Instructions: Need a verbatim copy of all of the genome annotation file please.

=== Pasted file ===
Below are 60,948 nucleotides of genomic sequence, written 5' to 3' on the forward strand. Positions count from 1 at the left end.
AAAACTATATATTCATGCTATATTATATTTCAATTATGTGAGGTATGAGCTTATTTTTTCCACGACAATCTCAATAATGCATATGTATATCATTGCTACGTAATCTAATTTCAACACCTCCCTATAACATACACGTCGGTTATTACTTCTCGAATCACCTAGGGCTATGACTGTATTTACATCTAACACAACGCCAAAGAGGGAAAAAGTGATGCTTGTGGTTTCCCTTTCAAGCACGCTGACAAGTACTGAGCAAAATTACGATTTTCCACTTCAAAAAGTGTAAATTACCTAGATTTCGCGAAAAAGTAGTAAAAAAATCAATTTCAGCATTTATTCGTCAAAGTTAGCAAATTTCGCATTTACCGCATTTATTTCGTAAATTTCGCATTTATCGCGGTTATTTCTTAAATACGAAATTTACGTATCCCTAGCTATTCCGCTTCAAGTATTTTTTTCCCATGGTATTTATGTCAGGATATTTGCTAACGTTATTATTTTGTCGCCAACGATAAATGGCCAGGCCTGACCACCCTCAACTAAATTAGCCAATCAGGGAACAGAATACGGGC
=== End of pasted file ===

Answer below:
Below are 60,948 nucleotides of genomic sequence, written 5' to 3' on the forward strand. Positions count from 1 at the left end.
AAAACTATATATTCATGCTATATTATATTTCAATTATGTGAGGTATGAGCTTATTTTTTCCACGACAATCTCAATAATGCATATGTATATCATTGCTACGTAATCTAATTTCAACACCTCCCTATAACATACACGTCGGTTATTACTTCTCGAATCACCTAGGGCTATGACTGTATTTACATCTAACACAACGCCAAAGAGGGAAAAAGTGATGCTTGTGGTTTCCCTTTCAAGCACGCTGACAAGTACTGAGCAAAATTACGATTTTCCACTTCAAAAAGTGTAAATTACCTAGATTTCGCGAAAAAGTAGTAAAAAAATCAATTTCAGCATTTATTCGTCAAAGTTAGCAAATTTCGCATTTACCGCATTTATTTCGTAAATTTCGCATTTATCGCGGTTATTTCTTAAATACGAAATTTACGTATCCCTAGCTATTCCGCTTCAAGTATTTTTTTCCCATGGTATTTATGTCAGGATATTTGCTAACGTTATTATTTTGTCGCCAACGATAAATGGCCAGGCCTGACCACCCTCAACTAAATTAGCCAATCAGGGAACAGAATACGGGC